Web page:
Kat Harbourne and Jen Eells have a podcast. On that podcast, they interview women, from all walks of life about all sorts of things. Its much like several other podcasts that I listen to, except that when they interview their guest, they’re all naked.
It might sound like an odd premise for a podcast. After all, the listener can’t see Kat and Jen or their guest, there’s no live audience to ogle the naked flesh; it is easy to assume that the nudity is a gimmick designed to make The Naked Podcast stand out from the crowd. But after listening to any episode, it becomes clear that there is much more to this podcast than meets the ear. The guests bare all – flesh, stories, emotions, musings – and within a few minutes of derobing, they often sound as though they had known Kat and Jen for years. Even more interesting than the reactions of the guests is the development of the hosts throughout the series. The nerves of the first episode have long since vanished, replaced with a love and respect for their bodies that is not forced, is not artificial, is not saccharine. It is not present 100% of the time – body positivity activists are incredible people, but occasionally it can feel that if you do not love all of your body all of the time, you are not truly body positive. Kat and Jen are honest about their insecurities and open about the journey the podcast has led them on. In the first few episodes, they talk about the slimming group that Kat has joined; by the most recent episode, they are asking their guest, Mary Mutch, to be more forgiving towards her own body.
Each episode kicks off with the three Naked Truths. These are:
1.How would you describe your body?
2.What are you proudest of your body for achieving?
3.How do you feel about getting naked right now?
When I started thinking about this post, I wasn’t sure whether or not to answer these myself. But the very fact that I started getting uncomfortable when made to consider my own body and my relationship with it convinced me that these are important questions, not only for me, or the guests on The Naked Podcast, but for anyone who covers up in the gym changing rooms, or avoids their naked reflection in mirrors, or has ever tried a diet. So I’m going to answer the first two Naked Truths (the context of the podcast is sort of important for the last one, so I’ll save it in case I ever manage to sit naked with two lovely ladies from Sheffield.)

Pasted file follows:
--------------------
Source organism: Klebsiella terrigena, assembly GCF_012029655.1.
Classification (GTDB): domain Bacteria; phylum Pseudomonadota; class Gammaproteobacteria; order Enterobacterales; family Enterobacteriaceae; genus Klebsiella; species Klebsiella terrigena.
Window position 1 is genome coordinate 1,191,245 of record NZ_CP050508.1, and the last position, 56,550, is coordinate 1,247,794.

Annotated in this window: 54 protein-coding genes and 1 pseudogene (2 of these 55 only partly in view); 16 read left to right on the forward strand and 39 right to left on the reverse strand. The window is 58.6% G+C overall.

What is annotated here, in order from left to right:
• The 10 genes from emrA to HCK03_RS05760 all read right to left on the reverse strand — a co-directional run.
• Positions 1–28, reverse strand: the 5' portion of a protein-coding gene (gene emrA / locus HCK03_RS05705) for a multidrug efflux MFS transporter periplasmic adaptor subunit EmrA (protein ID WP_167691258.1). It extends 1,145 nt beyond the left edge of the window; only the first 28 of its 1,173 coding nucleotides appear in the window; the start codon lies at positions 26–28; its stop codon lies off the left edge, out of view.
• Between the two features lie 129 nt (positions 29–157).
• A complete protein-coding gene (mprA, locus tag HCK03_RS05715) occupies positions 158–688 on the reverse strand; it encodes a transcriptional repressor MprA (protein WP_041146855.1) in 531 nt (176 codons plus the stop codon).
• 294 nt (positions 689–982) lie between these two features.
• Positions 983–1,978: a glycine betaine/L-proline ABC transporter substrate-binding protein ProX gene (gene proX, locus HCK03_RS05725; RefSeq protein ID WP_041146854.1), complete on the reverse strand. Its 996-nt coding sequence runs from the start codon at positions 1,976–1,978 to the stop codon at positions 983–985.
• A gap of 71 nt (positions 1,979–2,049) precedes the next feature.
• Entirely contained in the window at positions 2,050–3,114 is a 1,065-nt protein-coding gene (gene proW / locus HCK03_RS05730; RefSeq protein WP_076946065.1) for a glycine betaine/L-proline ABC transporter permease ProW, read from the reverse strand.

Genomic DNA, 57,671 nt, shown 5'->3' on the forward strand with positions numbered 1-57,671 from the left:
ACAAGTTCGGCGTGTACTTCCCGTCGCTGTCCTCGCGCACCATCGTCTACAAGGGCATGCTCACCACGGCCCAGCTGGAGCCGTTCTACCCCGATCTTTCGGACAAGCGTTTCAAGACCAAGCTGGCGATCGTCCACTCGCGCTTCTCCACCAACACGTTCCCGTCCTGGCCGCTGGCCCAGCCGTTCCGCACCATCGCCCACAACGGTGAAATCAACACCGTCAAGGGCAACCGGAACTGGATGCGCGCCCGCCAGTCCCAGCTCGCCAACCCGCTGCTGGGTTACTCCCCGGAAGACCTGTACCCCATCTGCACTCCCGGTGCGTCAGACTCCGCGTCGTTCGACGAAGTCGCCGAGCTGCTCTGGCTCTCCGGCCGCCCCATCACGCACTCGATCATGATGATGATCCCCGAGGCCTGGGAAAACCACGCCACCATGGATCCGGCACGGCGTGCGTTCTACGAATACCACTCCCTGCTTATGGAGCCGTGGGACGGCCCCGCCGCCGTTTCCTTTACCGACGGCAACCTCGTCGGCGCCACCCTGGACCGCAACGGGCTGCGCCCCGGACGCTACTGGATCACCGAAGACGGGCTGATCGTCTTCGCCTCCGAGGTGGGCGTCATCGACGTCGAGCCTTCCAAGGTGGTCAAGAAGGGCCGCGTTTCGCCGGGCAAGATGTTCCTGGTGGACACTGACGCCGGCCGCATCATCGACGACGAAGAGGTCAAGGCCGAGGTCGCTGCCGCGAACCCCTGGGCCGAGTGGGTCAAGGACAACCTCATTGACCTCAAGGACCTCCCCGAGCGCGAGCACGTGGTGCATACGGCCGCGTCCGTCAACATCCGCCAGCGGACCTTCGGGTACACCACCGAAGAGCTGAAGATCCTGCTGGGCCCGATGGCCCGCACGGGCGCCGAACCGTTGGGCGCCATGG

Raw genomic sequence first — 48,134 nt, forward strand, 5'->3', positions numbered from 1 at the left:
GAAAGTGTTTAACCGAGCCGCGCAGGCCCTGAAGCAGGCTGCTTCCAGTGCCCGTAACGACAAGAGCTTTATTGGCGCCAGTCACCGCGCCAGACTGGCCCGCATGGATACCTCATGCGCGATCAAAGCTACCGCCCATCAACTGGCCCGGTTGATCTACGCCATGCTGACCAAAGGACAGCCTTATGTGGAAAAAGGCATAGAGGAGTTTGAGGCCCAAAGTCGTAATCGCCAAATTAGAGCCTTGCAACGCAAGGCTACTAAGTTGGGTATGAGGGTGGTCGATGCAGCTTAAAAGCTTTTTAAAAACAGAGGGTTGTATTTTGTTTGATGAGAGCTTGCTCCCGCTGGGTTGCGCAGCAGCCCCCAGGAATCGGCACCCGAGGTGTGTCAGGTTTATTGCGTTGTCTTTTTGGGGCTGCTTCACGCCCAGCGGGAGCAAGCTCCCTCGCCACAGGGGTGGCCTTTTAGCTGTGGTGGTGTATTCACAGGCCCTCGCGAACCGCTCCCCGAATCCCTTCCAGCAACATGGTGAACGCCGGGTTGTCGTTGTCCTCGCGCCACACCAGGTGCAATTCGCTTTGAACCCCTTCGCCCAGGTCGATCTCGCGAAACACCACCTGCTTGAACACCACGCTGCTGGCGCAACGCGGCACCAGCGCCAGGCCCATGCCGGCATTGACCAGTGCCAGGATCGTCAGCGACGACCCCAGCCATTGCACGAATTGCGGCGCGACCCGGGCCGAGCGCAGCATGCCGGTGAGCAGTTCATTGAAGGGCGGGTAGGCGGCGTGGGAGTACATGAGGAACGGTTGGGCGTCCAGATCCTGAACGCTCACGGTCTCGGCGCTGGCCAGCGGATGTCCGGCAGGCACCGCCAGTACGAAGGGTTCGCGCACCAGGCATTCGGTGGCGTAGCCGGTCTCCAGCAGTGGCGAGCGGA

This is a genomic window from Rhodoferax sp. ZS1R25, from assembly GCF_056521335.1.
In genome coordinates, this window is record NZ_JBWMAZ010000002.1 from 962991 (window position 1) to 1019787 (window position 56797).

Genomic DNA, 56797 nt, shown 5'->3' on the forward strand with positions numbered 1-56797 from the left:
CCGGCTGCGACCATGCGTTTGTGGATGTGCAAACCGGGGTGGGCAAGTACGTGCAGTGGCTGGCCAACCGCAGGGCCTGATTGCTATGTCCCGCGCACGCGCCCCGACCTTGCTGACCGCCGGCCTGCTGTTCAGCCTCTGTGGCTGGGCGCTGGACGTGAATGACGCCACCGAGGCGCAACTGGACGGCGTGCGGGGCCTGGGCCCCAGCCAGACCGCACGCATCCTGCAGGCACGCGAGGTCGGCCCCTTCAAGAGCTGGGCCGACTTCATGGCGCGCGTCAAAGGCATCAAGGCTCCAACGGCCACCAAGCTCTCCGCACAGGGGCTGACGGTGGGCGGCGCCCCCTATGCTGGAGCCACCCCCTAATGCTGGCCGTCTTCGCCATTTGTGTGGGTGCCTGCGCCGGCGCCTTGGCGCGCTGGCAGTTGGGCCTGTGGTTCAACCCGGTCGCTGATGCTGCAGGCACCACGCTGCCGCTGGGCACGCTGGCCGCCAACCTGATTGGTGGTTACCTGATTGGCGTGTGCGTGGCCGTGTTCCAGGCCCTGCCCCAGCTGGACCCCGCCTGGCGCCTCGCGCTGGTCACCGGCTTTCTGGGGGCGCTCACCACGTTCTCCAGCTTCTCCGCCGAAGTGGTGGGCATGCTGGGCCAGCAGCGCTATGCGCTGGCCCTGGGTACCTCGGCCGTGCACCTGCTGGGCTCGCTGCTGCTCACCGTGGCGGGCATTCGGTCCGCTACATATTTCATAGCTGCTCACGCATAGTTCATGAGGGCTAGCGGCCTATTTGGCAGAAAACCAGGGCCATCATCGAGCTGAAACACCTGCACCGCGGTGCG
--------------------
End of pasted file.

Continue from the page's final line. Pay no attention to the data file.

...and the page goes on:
How would you describe your body?
There are numerous ways to describe my body. From an objective perspective, I’m about 5’6 and blondish. My knees are scarred from hockey pitches, I’ve got slightly rough skin on my arms which I am constantly being told off for messing with. I’m a healthy BMI (Body Mass Index) for my height and age (although I’m undecided how much store I set by BMI.) I have a straight line of moles on my neck and a very faint birthmark on my lower back. But before any of this, when I am asked to describe my body the first word that comes to mind is deceptive. I don’t always trust my body, I can’t always accept that what I see in the mirror is a reflection of reality. Sometimes it is too large, sometimes too small, often the wrong shape. Sometimes I am happy with what I can see, sometimes I am frustrated – I am rarely at peace with it, but increasingly I can maintain a ceasefire instead of all out war.
2. What are you proudest of your body for achieving?
I find this question easier than the first. I don’t need a consistently positive relationship with my body to recognise that it has achieved a lot in the past three years, despite my best efforts. The obvious – but no less truthful – answer is that I am proud of my body for getting me through a marathon. It got me through the 26 miles, and it got me through the hundreds of miles that I did for training. It healed injuries, dealt with the Beast From the East and coped with every mistake I made, from nutrition to training to clothing. But I am also proud of my body for getting me through my eating disorder. I abused and bullied my body, I denied it the fuel it needed to function. I pinched, pulled and pummelled it, forced it to devour itself in order to exist. And yet it survived, and I will always be proud of my body for that.